To beg favour from a boy who only exists because Ned Stark was too slow to pull out of a tavern slut is a humiliation that even Petyr with all his practiced ministrations finds difficult to bear. He almost chokes on the words but delivers them smoothly.
“What does Sansa say?” The Bastard King asks him, and once again, Petyr is refused with enough grace and politeness so as not to upset the Vale.
Weeks come and go and winter sets in.
“You should return to the Vale,” Sansa tells him politely. “We appreciate everything you’ve done for us but we feel awful for keeping you here.”
He wants to ask her who is we? Who is us? Instead, he politely refuses her manipulations.
“We are all a part of this war, my dear. I will stay with you to the very end.”
He means to inspire worry, fear, maybe a flicker of dreams and desires that died long ago at the hands of an inbred boy king. Instead, she nods and smiles sweetly.
They are at a stalemate. Petyr is not foolish enough to dismiss the Bastard’s claims that the Others aim to descend upon Westeros. As much as he desires the Iron Throne, he has no aspirations to rule a kingdom of the dead. He needs more information and more time---but time is perhaps a more fickle mistress than red-haired whores who spend too much time with their brothers
As he waits, the Northern army grows bigger, gains more support and boys come of an age to fight. There are even rumours of communication between the Bastard and Theon Greyjoy. Petyr is both smart and patient enough to wait but he can’t help his frustrations. This is where he would have benefitted from placing Sansa in a position of power. He would be dealing in facts instead of rumours and had a guaranteed place at the table.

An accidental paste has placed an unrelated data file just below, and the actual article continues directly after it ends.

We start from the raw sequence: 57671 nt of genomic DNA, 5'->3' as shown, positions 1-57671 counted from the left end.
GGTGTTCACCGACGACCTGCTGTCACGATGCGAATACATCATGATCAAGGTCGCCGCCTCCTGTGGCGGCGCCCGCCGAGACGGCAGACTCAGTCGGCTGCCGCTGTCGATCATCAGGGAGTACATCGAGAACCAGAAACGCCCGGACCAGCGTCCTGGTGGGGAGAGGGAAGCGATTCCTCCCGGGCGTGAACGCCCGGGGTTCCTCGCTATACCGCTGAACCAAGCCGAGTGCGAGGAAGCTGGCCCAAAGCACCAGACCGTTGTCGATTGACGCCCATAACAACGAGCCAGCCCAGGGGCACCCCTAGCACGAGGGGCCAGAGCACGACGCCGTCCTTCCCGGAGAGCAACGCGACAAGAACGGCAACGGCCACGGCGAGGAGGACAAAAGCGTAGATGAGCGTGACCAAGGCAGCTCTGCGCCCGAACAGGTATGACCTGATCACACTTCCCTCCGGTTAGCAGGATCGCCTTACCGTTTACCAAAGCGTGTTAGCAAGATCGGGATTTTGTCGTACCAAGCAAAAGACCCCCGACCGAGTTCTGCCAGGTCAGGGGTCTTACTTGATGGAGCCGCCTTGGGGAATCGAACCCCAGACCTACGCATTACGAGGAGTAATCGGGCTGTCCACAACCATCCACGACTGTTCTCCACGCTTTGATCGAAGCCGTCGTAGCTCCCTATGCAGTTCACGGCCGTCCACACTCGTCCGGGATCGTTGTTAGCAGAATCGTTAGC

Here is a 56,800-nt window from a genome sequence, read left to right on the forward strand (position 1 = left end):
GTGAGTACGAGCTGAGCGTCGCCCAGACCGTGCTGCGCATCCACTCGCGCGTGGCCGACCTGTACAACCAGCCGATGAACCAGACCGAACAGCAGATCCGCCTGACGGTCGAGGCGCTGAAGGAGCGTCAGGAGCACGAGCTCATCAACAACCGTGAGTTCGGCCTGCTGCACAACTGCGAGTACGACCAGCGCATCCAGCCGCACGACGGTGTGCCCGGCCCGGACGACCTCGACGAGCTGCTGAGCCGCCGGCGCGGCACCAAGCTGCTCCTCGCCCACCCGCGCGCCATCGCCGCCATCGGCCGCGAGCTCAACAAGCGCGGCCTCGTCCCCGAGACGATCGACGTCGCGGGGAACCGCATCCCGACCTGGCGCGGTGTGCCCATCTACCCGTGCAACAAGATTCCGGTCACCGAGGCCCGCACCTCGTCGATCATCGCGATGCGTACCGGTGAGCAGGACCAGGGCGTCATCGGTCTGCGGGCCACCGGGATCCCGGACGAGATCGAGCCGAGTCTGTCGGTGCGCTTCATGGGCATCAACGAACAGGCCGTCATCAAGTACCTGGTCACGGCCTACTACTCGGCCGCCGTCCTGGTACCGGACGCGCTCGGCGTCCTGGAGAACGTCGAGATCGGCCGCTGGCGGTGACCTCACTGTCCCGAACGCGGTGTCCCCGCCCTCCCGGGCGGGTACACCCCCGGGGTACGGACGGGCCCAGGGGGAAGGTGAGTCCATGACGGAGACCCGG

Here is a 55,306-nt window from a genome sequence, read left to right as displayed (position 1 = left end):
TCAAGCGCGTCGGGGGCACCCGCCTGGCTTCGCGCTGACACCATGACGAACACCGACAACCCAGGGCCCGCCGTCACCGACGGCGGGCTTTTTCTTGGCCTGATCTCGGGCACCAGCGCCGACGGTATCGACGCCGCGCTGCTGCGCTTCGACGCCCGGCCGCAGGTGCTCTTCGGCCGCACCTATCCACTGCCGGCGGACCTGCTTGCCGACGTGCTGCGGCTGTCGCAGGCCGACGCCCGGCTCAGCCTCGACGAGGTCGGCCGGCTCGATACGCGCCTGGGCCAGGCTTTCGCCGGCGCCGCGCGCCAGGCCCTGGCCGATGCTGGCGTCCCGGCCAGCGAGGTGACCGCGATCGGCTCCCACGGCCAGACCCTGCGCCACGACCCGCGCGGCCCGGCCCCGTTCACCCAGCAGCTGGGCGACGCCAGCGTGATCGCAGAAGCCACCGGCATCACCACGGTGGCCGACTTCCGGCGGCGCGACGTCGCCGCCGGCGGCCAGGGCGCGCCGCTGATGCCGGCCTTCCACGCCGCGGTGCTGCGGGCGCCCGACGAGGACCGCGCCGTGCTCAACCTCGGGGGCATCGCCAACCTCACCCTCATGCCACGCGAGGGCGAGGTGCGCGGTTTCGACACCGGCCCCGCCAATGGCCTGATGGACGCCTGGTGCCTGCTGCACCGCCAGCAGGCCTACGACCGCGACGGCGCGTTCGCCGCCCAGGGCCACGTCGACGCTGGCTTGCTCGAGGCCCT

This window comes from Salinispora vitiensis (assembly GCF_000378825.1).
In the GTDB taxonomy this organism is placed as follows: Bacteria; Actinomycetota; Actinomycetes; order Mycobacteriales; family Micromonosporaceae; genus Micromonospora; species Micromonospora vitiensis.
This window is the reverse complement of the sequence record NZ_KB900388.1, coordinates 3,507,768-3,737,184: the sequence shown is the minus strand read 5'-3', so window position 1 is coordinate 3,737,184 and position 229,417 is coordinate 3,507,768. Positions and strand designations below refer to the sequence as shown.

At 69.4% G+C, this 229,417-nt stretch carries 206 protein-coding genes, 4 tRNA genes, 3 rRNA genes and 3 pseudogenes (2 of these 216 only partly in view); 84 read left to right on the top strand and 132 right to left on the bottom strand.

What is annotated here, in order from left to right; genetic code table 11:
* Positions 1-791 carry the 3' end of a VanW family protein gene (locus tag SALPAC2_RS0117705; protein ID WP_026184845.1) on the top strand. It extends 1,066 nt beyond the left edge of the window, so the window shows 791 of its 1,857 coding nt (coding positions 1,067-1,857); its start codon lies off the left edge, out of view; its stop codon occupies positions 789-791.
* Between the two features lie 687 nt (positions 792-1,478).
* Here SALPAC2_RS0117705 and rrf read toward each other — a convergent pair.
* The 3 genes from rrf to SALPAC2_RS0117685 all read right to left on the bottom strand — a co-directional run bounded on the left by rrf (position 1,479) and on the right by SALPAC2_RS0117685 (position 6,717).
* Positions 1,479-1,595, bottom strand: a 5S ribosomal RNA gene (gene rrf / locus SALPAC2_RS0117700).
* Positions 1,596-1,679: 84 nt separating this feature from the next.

He needs Sansa back. He needs her beside him, but the Sullen Faced King has a steady grip on her now. If they were close before, now they are inseparable. They break fast together, dine together, take long, boring walks through the Godswood together. Petyr was convinced at one point that they even slumbered together but while they spend far too long in each others chambers gossiping and twittering like maids, they always take to bed in their own.
“You have become very close to your brother,” Petyr tells her on a rare occasion where he manages to free her from the fortress that the Bastard has built around her. If she is not by his side, then she is shadowed by the Lady of Tarth or on the arm of the Onion Knight. On occasion, he will even find her in conversation with Snow’s wildling friend, giggling behind her hand as the savage shares tales not fit for a Lady’s ears.
“Half brother,” Sansa replies and where that once would have made Petyr delight; now it makes him suspicious. “But yes, we are the only ones of our family left. We need each other.”
Her gaze lands on Howland Reed, who has convened along with the other Lords for yet another useless war council. Petyr wonders if she is recalling some sad story about her dead, dullard father. Ned and Howland Reed remained close friends until Stark’s head was separated from his body. No doubt he has filled Sansa’s pretty little head with tall tales about how heroic and not at all dull her father really was.
He leads her into the Godswood and links her arm through his, praying to the gods above that the Bastard will look out of a window and spot them. If the gods be good, he will throw himself out of it in a fit of rage and despair that his precious sister has deigned to spend a moment with someone other than himself.
“It’s not healthy to need one person so much,” he says, gently. He has long decided that if she wishes to act like a child, he will treat her like one but he still has to be careful for Sansa is smarter than most think and she has more of Catelyn’s temper than people realise. For a moment, he is transported back to his youth, remembering the fiery haired girl who took root and stood firmer the more you pushed at her.
“Maybe it isn’t,” she concedes. “But sometimes, it is hard to deny what one needs.”